Expropriating for Economic Development: A Carte Blanche for Municipal Mismanagement

Research Paper, Municipal Government, Joseph Quesnel

Executive Summary

Canadians who live in provinces where expropriation is allowed for economic development face the danger of municipal abuse.

• One family, the Fouillards of Manitoba, serves as an example of a family that had
a portion of its property expropriated for a tourism venture.

• The Rural Municipality of Ellice and the Town of St-Lazare have not made their intentions clear to the Fouillards. They have also entered into discussions with third parties to develop the property.

• The problems started in 1997 when the Conservative government of Manitoba allowed expropriation for economic development purposes.

• Prominent organizations that represent the vast majority of rural landowners, such as the Keystone Agricultural Producers and the Manitoba Cattle Producers Association, are greatly concerned about the potential abuse of this kind of expropriation in all rural communities.

• Prominent U.S. justices have noticed the great potential for abuse with these expropriations, noting that they can be very arbitrary and susceptible to local politics.

• While some provinces have taken note of these abuses, several U.S. states have already enacted legislation protecting individual landowners from these kinds of expropriations. Canadian provinces are lagging behind.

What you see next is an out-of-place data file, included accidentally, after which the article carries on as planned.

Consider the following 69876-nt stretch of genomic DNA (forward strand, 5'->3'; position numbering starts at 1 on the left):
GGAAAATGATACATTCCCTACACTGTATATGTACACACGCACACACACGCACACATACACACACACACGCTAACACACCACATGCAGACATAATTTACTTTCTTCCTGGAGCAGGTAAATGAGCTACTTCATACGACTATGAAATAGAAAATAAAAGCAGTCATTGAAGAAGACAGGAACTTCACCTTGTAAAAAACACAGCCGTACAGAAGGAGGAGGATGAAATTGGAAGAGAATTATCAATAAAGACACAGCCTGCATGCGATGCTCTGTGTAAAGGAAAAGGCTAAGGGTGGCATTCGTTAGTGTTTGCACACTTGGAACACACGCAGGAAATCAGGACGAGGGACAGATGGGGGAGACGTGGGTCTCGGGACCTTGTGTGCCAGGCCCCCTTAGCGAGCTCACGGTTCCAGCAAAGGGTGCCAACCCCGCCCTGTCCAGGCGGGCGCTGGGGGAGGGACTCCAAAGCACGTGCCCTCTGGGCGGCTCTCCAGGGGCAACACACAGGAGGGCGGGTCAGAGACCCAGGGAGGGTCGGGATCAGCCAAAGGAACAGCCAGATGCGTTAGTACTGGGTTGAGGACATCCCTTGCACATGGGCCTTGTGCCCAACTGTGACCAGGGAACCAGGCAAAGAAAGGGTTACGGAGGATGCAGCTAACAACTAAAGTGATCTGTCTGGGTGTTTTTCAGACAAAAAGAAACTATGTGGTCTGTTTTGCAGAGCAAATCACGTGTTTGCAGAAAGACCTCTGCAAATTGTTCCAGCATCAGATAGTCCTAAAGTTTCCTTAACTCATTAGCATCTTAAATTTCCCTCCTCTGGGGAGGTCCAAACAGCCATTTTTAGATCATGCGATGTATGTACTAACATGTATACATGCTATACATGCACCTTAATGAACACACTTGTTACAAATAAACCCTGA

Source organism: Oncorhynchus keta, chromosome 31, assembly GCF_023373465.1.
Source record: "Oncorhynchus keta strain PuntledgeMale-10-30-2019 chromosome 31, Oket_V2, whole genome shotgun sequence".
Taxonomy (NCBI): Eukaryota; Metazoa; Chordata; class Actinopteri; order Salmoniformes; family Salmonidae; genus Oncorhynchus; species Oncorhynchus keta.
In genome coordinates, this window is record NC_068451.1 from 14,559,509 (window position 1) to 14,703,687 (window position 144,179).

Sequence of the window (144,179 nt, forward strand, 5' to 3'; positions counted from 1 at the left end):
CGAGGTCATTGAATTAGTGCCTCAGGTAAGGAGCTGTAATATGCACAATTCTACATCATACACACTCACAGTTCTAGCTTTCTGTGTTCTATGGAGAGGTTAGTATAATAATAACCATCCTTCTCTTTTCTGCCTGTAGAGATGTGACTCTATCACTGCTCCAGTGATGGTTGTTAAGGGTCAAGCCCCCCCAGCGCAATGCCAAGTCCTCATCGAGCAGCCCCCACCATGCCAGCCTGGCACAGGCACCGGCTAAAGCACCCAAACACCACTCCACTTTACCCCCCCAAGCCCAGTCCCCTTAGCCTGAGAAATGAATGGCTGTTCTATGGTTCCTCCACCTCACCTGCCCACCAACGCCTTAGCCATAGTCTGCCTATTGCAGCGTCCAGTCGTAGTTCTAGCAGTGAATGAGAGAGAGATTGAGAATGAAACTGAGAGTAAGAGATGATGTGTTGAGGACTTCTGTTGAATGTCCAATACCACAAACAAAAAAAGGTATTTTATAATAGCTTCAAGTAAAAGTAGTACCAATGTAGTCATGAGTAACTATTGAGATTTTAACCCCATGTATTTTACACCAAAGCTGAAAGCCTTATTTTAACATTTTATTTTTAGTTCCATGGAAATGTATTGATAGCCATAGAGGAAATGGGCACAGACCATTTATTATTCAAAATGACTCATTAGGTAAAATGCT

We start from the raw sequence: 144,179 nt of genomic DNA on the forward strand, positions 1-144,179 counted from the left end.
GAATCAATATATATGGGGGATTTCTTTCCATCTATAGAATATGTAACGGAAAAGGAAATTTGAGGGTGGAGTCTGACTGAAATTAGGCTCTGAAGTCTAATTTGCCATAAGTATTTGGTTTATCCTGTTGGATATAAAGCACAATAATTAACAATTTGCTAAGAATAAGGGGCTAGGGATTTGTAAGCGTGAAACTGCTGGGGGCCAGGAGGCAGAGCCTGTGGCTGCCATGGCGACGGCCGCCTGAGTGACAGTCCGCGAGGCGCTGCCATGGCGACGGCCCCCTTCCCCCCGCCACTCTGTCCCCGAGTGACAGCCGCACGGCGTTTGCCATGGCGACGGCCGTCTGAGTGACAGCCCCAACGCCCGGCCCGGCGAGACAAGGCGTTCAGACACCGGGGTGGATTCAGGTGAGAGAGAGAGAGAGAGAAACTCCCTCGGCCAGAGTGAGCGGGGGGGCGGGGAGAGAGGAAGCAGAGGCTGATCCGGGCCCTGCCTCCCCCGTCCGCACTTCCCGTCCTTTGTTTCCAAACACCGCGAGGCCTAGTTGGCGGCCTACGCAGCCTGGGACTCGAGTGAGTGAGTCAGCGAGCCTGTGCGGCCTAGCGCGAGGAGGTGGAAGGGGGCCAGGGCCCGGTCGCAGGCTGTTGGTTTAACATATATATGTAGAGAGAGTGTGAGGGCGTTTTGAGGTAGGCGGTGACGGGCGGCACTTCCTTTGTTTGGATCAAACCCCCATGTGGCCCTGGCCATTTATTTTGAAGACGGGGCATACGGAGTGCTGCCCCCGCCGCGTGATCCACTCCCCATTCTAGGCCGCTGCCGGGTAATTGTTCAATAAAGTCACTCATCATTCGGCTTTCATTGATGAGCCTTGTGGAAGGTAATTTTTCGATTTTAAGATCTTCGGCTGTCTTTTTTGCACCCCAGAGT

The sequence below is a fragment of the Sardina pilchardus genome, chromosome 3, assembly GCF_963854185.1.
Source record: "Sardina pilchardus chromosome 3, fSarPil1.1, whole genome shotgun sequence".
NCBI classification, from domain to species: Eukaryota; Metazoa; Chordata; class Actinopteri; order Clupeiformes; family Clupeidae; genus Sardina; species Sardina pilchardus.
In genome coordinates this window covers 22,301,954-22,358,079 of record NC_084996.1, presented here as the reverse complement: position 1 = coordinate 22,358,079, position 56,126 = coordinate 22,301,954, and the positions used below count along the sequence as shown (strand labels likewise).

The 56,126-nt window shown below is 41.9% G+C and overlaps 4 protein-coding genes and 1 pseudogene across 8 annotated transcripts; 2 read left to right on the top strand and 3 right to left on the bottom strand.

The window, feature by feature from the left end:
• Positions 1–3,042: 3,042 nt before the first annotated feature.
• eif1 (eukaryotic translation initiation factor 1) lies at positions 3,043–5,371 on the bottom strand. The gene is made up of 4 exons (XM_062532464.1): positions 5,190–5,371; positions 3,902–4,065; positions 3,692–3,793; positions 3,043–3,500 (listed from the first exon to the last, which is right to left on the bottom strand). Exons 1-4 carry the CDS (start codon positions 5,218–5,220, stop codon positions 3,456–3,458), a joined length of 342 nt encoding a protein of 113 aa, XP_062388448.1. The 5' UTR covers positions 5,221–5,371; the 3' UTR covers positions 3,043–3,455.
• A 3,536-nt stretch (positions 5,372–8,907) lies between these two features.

• While the preference is to remove economic development as a legal ground, at the very minimum, clear procedural safeguards should be in place to protect property owners.

• There should be more independent oversight of the process, with the possibility of a third-party review panel.

• Provincial legislators should also draft a landowner’s bill of rights that can be used against governments. Consideration should also be given to the idea of requiring a good faith effort on the part of municipalities to seriously consider the independent inquiry report into the attempted expropriation.

• All provincial governments should include clauses in their municipal expropriation legislation that specify what may and may not be expropriated. This would limit the scope of the legislation.

• Instead of becoming directly involved in businesses, municipalities can better assist community economic development by focusing on broad-based tax relief for all businesses, and they should work with higher levels of government in improving the training and education of the local workforce.

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